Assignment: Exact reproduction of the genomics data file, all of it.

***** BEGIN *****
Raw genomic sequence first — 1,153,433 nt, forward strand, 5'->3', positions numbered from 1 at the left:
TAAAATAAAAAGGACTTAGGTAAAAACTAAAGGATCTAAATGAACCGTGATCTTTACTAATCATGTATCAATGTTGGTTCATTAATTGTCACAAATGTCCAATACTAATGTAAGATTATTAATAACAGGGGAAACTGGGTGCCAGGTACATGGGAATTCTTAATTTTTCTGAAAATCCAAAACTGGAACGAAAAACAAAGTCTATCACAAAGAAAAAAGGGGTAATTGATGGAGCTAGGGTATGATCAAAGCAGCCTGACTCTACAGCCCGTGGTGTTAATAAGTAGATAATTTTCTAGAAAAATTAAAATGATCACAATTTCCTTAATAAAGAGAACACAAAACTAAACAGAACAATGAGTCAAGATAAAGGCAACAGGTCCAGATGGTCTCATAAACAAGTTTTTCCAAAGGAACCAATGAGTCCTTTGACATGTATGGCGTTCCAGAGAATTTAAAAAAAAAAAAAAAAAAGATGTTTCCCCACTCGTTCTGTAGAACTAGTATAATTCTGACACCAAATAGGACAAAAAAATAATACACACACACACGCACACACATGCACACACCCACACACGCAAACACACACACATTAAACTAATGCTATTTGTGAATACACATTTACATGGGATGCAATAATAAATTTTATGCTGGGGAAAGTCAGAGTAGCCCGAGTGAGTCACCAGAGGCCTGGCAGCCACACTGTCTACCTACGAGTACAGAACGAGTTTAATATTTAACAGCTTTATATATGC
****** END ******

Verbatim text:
Raw genomic sequence first — 1,153,433 nt, forward strand, 5'->3', positions numbered from 1 at the left:
TAAAATAAAAAGGACTTAGGTAAAAACTAAAGGATCTAAATGAACCGTGATCTTTACTAATCATGTATCAATGTTGGTTCATTAATTGTCACAAATGTCCAATACTAATGTAAGATTATTAATAACAGGGGAAACTGGGTGCCAGGTACATGGGAATTCTTAATTTTTCTGAAAATCCAAAACTGGAACGAAAAACAAAGTCTATCACAAAGAAAAAAGGGGTAATTGATGGAGCTAGGGTATGATCAAAGCAGCCTGACTCTACAGCCCGTGGTGTTAATAAGTAGATAATTTTCTAGAAAAATTAAAATGATCACAATTTCCTTAATAAAGAGAACACAAAACTAAACAGAACAATGAGTCAAGATAAAGGCAACAGGTCCAGATGGTCTCATAAACAAGTTTTTCCAAAGGAACCAATGAGTCCTTTGACATGTATGGCGTTCCAGAGAATTTAAAAAAAAAAAAAAAAAAGATGTTTCCCCACTCGTTCTGTAGAACTAGTATAATTCTGACACCAAATAGGACAAAAAAATAATACACACACACACGCACACACATGCACACACCCACACACGCAAACACACACACATTAAACTAATGCTATTTGTGAATACACATTTACATGGGATGCAATAATAAATTTTATGCTGGGGAAAGTCAGAGTAGCCCGAGTGAGTCACCAGAGGCCTGGCAGCCACACTGTCTACCTACGAGTACAGAACGAGTTTAATATTTAACAGCTTTATATATGC